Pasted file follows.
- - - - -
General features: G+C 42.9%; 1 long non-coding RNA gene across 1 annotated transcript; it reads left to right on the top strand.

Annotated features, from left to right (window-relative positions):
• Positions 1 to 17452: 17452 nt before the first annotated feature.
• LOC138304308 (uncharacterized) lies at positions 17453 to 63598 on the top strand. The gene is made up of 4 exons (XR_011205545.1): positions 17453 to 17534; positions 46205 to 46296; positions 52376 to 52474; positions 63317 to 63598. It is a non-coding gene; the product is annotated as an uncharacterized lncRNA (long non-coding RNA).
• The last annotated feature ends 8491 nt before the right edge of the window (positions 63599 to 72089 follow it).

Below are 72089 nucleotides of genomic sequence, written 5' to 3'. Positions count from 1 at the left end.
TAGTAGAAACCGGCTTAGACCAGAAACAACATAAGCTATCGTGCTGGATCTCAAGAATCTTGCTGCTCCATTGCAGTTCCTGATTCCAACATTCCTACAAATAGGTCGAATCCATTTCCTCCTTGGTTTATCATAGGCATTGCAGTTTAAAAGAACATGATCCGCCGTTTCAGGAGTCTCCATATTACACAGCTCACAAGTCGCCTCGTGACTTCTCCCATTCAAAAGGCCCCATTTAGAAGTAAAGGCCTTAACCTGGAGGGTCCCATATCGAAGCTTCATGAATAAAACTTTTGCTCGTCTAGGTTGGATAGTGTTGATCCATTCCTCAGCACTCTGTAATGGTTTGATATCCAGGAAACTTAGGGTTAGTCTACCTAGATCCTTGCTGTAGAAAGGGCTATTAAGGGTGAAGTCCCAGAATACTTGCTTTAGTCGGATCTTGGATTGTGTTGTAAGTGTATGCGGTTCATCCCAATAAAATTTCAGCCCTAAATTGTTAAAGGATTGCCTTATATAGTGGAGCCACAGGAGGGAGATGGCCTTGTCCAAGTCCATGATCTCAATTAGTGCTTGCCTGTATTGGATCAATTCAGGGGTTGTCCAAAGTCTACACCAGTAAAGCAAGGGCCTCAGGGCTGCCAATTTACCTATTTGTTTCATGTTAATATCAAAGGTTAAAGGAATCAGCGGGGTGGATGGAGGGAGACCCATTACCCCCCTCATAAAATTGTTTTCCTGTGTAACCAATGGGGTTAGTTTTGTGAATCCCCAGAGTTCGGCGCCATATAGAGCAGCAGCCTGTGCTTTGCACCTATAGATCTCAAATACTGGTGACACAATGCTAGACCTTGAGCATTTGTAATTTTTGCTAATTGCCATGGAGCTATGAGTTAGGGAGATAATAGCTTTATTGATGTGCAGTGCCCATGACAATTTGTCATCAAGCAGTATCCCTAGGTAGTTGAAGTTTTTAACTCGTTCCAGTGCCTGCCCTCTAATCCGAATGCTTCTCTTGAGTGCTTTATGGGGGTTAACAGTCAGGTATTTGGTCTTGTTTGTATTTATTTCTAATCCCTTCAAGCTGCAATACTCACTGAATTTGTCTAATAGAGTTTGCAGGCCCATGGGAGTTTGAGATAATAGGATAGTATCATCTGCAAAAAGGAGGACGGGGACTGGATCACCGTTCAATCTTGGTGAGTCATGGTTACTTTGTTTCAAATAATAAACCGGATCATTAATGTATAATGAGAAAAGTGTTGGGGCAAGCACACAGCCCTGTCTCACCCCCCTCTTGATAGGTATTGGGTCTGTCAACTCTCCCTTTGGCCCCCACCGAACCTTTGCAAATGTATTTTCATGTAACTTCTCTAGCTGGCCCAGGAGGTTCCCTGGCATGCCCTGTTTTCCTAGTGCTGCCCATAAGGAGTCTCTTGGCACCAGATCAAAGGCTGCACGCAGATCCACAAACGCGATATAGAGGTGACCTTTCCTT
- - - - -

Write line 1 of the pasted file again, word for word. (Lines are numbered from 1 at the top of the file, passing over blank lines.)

General features: G+C 42.9%; 1 long non-coding RNA gene across 1 annotated transcript; it reads left to right on the top strand.